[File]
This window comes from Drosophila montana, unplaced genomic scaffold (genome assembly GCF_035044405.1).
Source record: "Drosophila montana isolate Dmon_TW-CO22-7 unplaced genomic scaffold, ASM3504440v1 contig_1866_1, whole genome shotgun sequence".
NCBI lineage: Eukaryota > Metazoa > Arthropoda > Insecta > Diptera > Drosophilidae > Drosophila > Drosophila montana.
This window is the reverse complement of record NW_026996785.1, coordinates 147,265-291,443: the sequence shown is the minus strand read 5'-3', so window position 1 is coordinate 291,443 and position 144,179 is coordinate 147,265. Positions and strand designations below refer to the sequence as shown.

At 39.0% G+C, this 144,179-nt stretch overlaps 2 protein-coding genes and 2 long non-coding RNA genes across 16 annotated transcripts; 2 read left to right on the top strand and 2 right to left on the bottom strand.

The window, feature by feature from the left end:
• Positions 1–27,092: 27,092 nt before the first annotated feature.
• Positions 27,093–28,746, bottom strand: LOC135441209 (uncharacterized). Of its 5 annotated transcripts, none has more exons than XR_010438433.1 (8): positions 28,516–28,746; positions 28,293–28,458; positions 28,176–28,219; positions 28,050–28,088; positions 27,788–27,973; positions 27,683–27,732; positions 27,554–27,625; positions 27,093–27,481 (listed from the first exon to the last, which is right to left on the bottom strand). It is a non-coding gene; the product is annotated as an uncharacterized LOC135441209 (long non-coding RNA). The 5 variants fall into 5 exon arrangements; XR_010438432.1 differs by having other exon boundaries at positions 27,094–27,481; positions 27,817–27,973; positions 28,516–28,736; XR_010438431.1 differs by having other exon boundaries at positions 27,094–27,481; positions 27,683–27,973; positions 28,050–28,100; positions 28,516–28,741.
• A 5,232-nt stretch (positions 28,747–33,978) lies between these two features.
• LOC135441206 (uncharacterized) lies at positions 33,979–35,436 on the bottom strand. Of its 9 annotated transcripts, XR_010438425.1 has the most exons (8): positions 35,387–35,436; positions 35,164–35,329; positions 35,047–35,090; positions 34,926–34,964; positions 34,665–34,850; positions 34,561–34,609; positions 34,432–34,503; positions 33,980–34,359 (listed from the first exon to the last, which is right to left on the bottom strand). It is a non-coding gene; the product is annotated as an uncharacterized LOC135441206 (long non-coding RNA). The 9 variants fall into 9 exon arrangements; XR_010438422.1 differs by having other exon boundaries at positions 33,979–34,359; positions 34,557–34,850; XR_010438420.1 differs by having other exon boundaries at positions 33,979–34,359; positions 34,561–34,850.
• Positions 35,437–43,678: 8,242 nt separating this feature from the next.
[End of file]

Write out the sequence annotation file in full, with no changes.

This window comes from Drosophila montana, unplaced genomic scaffold (genome assembly GCF_035044405.1).
Source record: "Drosophila montana isolate Dmon_TW-CO22-7 unplaced genomic scaffold, ASM3504440v1 contig_1866_1, whole genome shotgun sequence".
NCBI lineage: Eukaryota > Metazoa > Arthropoda > Insecta > Diptera > Drosophilidae > Drosophila > Drosophila montana.
This window is the reverse complement of record NW_026996785.1, coordinates 147,265-291,443: the sequence shown is the minus strand read 5'-3', so window position 1 is coordinate 291,443 and position 144,179 is coordinate 147,265. Positions and strand designations below refer to the sequence as shown.

At 39.0% G+C, this 144,179-nt stretch overlaps 2 protein-coding genes and 2 long non-coding RNA genes across 16 annotated transcripts; 2 read left to right on the top strand and 2 right to left on the bottom strand.

The window, feature by feature from the left end:
• Positions 1–27,092: 27,092 nt before the first annotated feature.
• Positions 27,093–28,746, bottom strand: LOC135441209 (uncharacterized). Of its 5 annotated transcripts, none has more exons than XR_010438433.1 (8): positions 28,516–28,746; positions 28,293–28,458; positions 28,176–28,219; positions 28,050–28,088; positions 27,788–27,973; positions 27,683–27,732; positions 27,554–27,625; positions 27,093–27,481 (listed from the first exon to the last, which is right to left on the bottom strand). It is a non-coding gene; the product is annotated as an uncharacterized LOC135441209 (long non-coding RNA). The 5 variants fall into 5 exon arrangements; XR_010438432.1 differs by having other exon boundaries at positions 27,094–27,481; positions 27,817–27,973; positions 28,516–28,736; XR_010438431.1 differs by having other exon boundaries at positions 27,094–27,481; positions 27,683–27,973; positions 28,050–28,100; positions 28,516–28,741.
• A 5,232-nt stretch (positions 28,747–33,978) lies between these two features.
• LOC135441206 (uncharacterized) lies at positions 33,979–35,436 on the bottom strand. Of its 9 annotated transcripts, XR_010438425.1 has the most exons (8): positions 35,387–35,436; positions 35,164–35,329; positions 35,047–35,090; positions 34,926–34,964; positions 34,665–34,850; positions 34,561–34,609; positions 34,432–34,503; positions 33,980–34,359 (listed from the first exon to the last, which is right to left on the bottom strand). It is a non-coding gene; the product is annotated as an uncharacterized LOC135441206 (long non-coding RNA). The 9 variants fall into 9 exon arrangements; XR_010438422.1 differs by having other exon boundaries at positions 33,979–34,359; positions 34,557–34,850; XR_010438420.1 differs by having other exon boundaries at positions 33,979–34,359; positions 34,561–34,850.
• Positions 35,437–43,678: 8,242 nt separating this feature from the next.